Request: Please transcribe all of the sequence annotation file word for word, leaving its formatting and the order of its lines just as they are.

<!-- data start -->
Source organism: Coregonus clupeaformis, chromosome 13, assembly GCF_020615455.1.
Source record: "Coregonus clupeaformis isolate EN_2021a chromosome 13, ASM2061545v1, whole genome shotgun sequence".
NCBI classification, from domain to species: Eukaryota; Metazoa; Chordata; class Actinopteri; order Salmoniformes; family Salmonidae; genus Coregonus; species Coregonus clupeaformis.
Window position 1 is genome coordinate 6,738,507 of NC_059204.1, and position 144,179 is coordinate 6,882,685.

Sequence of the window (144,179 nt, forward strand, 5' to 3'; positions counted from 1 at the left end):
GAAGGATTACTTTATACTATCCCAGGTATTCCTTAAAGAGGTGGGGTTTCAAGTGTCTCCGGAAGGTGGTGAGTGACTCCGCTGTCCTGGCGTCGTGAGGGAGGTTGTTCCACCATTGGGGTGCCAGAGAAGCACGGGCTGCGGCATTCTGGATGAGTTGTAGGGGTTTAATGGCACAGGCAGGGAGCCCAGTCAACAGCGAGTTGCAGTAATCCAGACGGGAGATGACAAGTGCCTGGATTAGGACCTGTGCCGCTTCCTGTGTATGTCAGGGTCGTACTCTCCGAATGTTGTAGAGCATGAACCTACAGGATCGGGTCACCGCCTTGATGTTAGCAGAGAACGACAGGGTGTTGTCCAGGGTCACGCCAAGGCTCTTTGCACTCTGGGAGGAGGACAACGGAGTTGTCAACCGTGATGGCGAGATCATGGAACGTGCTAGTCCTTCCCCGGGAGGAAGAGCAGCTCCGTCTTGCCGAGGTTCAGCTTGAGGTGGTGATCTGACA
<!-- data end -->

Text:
Source organism: Coregonus clupeaformis, chromosome 13, assembly GCF_020615455.1.
Source record: "Coregonus clupeaformis isolate EN_2021a chromosome 13, ASM2061545v1, whole genome shotgun sequence".
NCBI classification, from domain to species: Eukaryota; Metazoa; Chordata; class Actinopteri; order Salmoniformes; family Salmonidae; genus Coregonus; species Coregonus clupeaformis.
Window position 1 is genome coordinate 6,738,507 of NC_059204.1, and position 144,179 is coordinate 6,882,685.

Sequence of the window (144,179 nt, forward strand, 5' to 3'; positions counted from 1 at the left end):
GAAGGATTACTTTATACTATCCCAGGTATTCCTTAAAGAGGTGGGGTTTCAAGTGTCTCCGGAAGGTGGTGAGTGACTCCGCTGTCCTGGCGTCGTGAGGGAGGTTGTTCCACCATTGGGGTGCCAGAGAAGCACGGGCTGCGGCATTCTGGATGAGTTGTAGGGGTTTAATGGCACAGGCAGGGAGCCCAGTCAACAGCGAGTTGCAGTAATCCAGACGGGAGATGACAAGTGCCTGGATTAGGACCTGTGCCGCTTCCTGTGTATGTCAGGGTCGTACTCTCCGAATGTTGTAGAGCATGAACCTACAGGATCGGGTCACCGCCTTGATGTTAGCAGAGAACGACAGGGTGTTGTCCAGGGTCACGCCAAGGCTCTTTGCACTCTGGGAGGAGGACAACGGAGTTGTCAACCGTGATGGCGAGATCATGGAACGTGCTAGTCCTTCCCCGGGAGGAAGAGCAGCTCCGTCTTGCCGAGGTTCAGCTTGAGGTGGTGATCTGACA